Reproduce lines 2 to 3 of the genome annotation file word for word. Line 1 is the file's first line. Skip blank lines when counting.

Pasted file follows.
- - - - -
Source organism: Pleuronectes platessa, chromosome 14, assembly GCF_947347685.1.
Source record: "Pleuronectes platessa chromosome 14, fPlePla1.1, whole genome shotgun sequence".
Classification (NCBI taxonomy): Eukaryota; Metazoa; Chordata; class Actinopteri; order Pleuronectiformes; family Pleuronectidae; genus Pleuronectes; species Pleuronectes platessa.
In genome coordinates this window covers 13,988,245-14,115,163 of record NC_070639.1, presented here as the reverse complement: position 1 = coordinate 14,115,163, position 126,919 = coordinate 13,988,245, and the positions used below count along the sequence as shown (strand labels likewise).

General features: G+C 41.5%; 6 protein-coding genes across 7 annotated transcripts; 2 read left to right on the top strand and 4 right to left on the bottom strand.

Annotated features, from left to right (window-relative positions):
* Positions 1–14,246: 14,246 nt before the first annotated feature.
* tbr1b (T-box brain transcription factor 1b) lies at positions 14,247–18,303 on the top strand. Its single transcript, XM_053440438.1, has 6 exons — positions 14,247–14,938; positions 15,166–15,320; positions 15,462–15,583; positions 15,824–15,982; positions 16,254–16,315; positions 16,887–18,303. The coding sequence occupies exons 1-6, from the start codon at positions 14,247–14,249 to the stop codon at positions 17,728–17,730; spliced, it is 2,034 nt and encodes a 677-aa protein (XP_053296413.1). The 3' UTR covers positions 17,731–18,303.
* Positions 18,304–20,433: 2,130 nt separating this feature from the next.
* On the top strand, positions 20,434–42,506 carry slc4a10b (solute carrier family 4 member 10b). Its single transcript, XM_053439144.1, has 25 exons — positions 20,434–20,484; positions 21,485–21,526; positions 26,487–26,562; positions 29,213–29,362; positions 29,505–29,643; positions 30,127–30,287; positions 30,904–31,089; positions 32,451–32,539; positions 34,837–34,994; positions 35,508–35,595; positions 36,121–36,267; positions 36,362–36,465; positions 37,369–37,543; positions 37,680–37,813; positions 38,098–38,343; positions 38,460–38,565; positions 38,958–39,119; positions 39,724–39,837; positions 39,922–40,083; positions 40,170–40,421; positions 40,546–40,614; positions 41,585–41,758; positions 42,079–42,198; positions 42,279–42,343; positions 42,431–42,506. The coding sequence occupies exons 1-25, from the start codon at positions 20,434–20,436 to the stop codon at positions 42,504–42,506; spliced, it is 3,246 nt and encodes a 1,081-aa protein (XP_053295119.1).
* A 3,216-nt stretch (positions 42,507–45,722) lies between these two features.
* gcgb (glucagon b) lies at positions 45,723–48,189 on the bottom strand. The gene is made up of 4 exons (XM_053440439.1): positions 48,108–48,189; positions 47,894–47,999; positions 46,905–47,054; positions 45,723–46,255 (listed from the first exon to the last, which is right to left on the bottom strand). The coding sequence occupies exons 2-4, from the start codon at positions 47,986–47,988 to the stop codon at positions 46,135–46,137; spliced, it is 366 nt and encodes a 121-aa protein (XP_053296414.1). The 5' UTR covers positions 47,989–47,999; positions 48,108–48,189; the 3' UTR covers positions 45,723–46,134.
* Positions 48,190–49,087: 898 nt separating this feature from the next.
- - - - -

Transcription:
Source record: "Pleuronectes platessa chromosome 14, fPlePla1.1, whole genome shotgun sequence".
Classification (NCBI taxonomy): Eukaryota; Metazoa; Chordata; class Actinopteri; order Pleuronectiformes; family Pleuronectidae; genus Pleuronectes; species Pleuronectes platessa.